Sustainability through artificial intelligence
In 2015, the United Nations adopted 17 sustainable development goals. AI-based technologies could help to implement them, especially in the environmental field.
30.01.2020 · Environmental Research · Leibniz Institute of Freshwater Ecology and Inland Fisheries · News · Research result
Artificial intelligence (AI) can contribute to the achievement of the 17 Sustainable Developement Goals, especially at the ecological level. However, AI can also impede the implementation of measures, especially at the social level. The United Nations has adopted the 17 Sustainable Development Goals (SDGs) 2015 as a guideline for global political and social development in the near future. The study published in Nature Communications examined the influence of AI on the 169 individual SDG targets.
"Artificial intelligence is already changing everyone’s lives in different ways," says Francesco Fuso-Nerini of KTH, one of the two leaders of the study. " This analysis provides the basis for a needed dialogue on what kind of future humanity should aim for with AI," says Ricardo Vinuesa of KTH, second director of the study.
The study was conducted under the direction of the KTH Royal Institute of Technology in Stockholm, Sweden, and with the participation of Dr. Sami Domisch from the Leibniz-Institute of Freshwater Ecology and Inland Fisheries (IGB) in Berlin, Germany, and Dr. Simone Langhans, former IGB scientist and currently Marie Skłodowska-Curie Fellow at the Basque Center for Climate Change in Bilbao, Spain, and the University of Otago, New Zealand.
The Sustainable Development Goals take aim at 169 individual targets running the gamut from economy and society to environment. The research results as a whole show that 134 of these targets could benefit from AI, while 59 of the targets could also be negatively influenced by AI. Calculated as a percentage, AI has a positive impact of 79 percent. According to the researchers, AI has the greatest potential to positively support the achievement of the environmental goals.
Positive influence on species and environmental protection
Goal 14 and 15 of the SDGs concern the protection of species in water and on land and the sustainable use of the terrestrial and aquatic environment. "We can use AI-based technologies to better capture biodiversity through automated procedures using remote sensing data. Machine learning plays a major role here. Computer algorithms are trained with existing data to recognize similar patterns using new data," explains Simone Langhans of the Basque Center for Climate Change.
Sami Domisch from IGB adds: "AI technologies can thus be a support in environmental protection. Because with a better understanding of species distribution patterns, the planning of protected areas can be made more efficient. This is particularly important for water protection and the threatened aquatic biodiversity. However, the regulated and transparent use of these technologies must be of great importance here, because AI can also be applied to simplify the use and exploitation of the environment".
Reducing energy consumption
Artificial intelligence shows a clear potential in reducing energy consumption and promoting clean affordable energy. For example, so-called “smart” electricity grids can match and balance the need for electricity against various renewable energy sources. However, overall demand for ICT solutions could increase data centers’ electricity usage to 20 percent of the global total by 2030, the study points out.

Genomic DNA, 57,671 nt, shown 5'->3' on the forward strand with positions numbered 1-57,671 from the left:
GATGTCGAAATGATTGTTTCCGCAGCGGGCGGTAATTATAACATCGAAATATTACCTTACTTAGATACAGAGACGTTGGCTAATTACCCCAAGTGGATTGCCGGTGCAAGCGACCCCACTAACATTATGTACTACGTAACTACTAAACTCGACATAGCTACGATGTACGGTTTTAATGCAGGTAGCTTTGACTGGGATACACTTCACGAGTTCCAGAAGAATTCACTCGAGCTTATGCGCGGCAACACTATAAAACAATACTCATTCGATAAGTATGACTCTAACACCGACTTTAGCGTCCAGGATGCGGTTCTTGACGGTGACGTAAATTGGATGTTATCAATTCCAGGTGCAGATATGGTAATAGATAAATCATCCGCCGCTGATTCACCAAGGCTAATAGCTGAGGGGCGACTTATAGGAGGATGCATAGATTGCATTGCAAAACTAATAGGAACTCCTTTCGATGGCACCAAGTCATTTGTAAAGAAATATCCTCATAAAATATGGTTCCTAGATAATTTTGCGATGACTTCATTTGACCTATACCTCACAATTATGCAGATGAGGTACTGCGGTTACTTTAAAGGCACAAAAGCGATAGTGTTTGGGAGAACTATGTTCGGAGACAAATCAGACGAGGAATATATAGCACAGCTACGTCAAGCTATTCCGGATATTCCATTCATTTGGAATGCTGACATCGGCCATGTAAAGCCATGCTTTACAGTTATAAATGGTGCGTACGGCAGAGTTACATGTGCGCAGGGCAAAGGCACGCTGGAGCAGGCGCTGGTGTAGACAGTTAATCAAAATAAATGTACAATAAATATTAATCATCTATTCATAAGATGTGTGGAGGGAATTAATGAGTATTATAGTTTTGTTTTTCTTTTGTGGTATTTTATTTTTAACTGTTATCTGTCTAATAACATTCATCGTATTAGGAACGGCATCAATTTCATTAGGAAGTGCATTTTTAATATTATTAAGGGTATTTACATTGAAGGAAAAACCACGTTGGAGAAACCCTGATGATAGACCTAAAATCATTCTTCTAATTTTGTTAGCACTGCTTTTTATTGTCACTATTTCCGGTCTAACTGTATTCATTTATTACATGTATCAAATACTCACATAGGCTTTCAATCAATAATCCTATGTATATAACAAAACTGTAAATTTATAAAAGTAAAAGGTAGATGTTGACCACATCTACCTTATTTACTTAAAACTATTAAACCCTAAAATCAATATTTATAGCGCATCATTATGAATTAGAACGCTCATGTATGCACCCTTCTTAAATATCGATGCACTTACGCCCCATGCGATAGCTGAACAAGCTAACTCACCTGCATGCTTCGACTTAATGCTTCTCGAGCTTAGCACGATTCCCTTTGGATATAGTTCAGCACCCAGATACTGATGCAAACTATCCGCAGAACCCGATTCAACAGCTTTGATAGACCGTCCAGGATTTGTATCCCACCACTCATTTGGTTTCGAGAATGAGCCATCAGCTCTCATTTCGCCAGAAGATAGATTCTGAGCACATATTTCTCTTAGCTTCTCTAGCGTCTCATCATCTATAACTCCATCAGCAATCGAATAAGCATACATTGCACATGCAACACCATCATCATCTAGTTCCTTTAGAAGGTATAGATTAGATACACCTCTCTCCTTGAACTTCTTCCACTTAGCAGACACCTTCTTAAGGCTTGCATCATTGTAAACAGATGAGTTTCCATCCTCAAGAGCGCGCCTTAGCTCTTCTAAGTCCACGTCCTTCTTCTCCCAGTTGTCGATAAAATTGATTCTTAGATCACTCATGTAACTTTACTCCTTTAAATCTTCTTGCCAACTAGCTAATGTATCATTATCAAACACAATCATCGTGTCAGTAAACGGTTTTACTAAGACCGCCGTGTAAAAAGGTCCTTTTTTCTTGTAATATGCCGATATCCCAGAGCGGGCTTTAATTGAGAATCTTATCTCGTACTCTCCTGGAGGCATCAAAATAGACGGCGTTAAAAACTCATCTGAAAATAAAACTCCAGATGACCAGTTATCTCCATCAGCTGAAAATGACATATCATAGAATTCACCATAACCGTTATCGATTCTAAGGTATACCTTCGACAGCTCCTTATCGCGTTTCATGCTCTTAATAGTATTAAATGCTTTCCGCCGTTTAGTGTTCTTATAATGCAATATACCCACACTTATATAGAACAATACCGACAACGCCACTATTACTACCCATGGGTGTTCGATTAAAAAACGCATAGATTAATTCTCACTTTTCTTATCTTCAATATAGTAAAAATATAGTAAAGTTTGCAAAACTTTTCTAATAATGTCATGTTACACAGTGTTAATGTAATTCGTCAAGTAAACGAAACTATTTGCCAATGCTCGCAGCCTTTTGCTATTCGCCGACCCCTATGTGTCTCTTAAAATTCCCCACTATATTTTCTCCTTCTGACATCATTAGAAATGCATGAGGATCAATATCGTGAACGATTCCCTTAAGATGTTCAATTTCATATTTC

Risk of social instability
In the sphere of global political stability and justice, growing inequality, biased election outcomes, hatred for minorities and increased nationalism can result if AI is developed in the absence of ethical scrutiny, democracy and transparency, the study states. On an individual level, social media algorithms that display content for users tend to rely on the receivers’ own preconceived opinions. This type of AI can further polarize societies, Fuso-Nerini says. “There’s an underlying risk of prejudice when AI evaluates and predicts human behavior.”
“Regulatory oversight should be preceded by regulatory insight, where policymakers have sufficient understanding of AI challenges to be able to formulate sound policy. Developing such insight is even more urgent than oversight, since policy formulated without understanding is likely to be ineffective at best and counterproductive at worst,” says Max Tegmark, co-author and professor at the American Institute of Technology in Washington, D.C.
In the field of global political stability and justice, growing inequality, distorted election results, hatred of minorities and increased nationalism can occur when AI is developed without ethical control, democracy and transparency. "Social media algorithms that display content for users tend to rely on the preconceived opinions of recipients. There is a risk of prejudice when AI evaluates and predicts human behavior," says Francesco Fuso-Nerini. This type of AI can further polarize societies.
Appropriate policy and legal frameworks are necessary to apply AI for the benefit of individuals and the environment: "Regulatory oversight should be preceded by a regulated insight where policy makers have a sufficient understanding of the challenges of AI to make informed policy decisions. Developing such an understanding is even more urgent than supervision, as policy decisions taken without this understanding are likely to be ineffective at best and counterproductive at worst," says Max Tegmark, co-author and professor at the American Institute of Technology in Washington, D.C.
Vinuesa, R., Azizpour, H., Leite, I. et al. The role of artificial intelligence in achieving the Sustainable Development Goals. Nat Commun 11, 233 (2020)
The press release is based on the english press release of KTH Royal Institute of Technology in Stockholm, Schweden